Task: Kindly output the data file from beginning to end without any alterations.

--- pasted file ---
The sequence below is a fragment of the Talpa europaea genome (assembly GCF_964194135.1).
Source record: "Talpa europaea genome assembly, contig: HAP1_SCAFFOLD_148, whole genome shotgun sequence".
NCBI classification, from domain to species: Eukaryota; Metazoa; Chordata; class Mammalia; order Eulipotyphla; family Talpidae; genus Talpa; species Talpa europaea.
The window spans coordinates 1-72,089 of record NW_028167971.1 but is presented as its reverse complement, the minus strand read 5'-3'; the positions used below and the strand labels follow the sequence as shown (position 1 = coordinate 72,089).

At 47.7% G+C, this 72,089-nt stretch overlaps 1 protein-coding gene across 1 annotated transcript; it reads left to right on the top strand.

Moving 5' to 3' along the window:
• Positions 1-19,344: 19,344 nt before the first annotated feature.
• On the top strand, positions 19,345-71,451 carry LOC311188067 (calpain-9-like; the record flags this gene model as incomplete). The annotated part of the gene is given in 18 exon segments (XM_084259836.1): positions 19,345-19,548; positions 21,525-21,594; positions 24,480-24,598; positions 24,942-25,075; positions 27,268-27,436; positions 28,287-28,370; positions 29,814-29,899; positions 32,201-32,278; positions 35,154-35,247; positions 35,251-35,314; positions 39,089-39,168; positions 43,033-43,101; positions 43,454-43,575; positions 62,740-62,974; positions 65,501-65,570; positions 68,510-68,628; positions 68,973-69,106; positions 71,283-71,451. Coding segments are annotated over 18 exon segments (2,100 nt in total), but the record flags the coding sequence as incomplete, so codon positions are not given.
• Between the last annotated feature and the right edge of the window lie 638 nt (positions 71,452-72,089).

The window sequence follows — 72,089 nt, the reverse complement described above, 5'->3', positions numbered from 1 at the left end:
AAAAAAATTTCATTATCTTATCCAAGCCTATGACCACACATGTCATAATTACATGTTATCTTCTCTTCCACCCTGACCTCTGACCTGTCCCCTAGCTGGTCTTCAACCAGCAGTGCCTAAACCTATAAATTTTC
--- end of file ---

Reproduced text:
The sequence below is a fragment of the Talpa europaea genome (assembly GCF_964194135.1).
Source record: "Talpa europaea genome assembly, contig: HAP1_SCAFFOLD_148, whole genome shotgun sequence".
NCBI classification, from domain to species: Eukaryota; Metazoa; Chordata; class Mammalia; order Eulipotyphla; family Talpidae; genus Talpa; species Talpa europaea.
The window spans coordinates 1-72,089 of record NW_028167971.1 but is presented as its reverse complement, the minus strand read 5'-3'; the positions used below and the strand labels follow the sequence as shown (position 1 = coordinate 72,089).

At 47.7% G+C, this 72,089-nt stretch overlaps 1 protein-coding gene across 1 annotated transcript; it reads left to right on the top strand.

Moving 5' to 3' along the window:
• Positions 1-19,344: 19,344 nt before the first annotated feature.
• On the top strand, positions 19,345-71,451 carry LOC311188067 (calpain-9-like; the record flags this gene model as incomplete). The annotated part of the gene is given in 18 exon segments (XM_084259836.1): positions 19,345-19,548; positions 21,525-21,594; positions 24,480-24,598; positions 24,942-25,075; positions 27,268-27,436; positions 28,287-28,370; positions 29,814-29,899; positions 32,201-32,278; positions 35,154-35,247; positions 35,251-35,314; positions 39,089-39,168; positions 43,033-43,101; positions 43,454-43,575; positions 62,740-62,974; positions 65,501-65,570; positions 68,510-68,628; positions 68,973-69,106; positions 71,283-71,451. Coding segments are annotated over 18 exon segments (2,100 nt in total), but the record flags the coding sequence as incomplete, so codon positions are not given.
• Between the last annotated feature and the right edge of the window lie 638 nt (positions 71,452-72,089).

The window sequence follows — 72,089 nt, the reverse complement described above, 5'->3', positions numbered from 1 at the left end:
AAAAAAATTTCATTATCTTATCCAAGCCTATGACCACACATGTCATAATTACATGTTATCTTCTCTTCCACCCTGACCTCTGACCTGTCCCCTAGCTGGTCTTCAACCAGCAGTGCCTAAACCTATAAATTTTC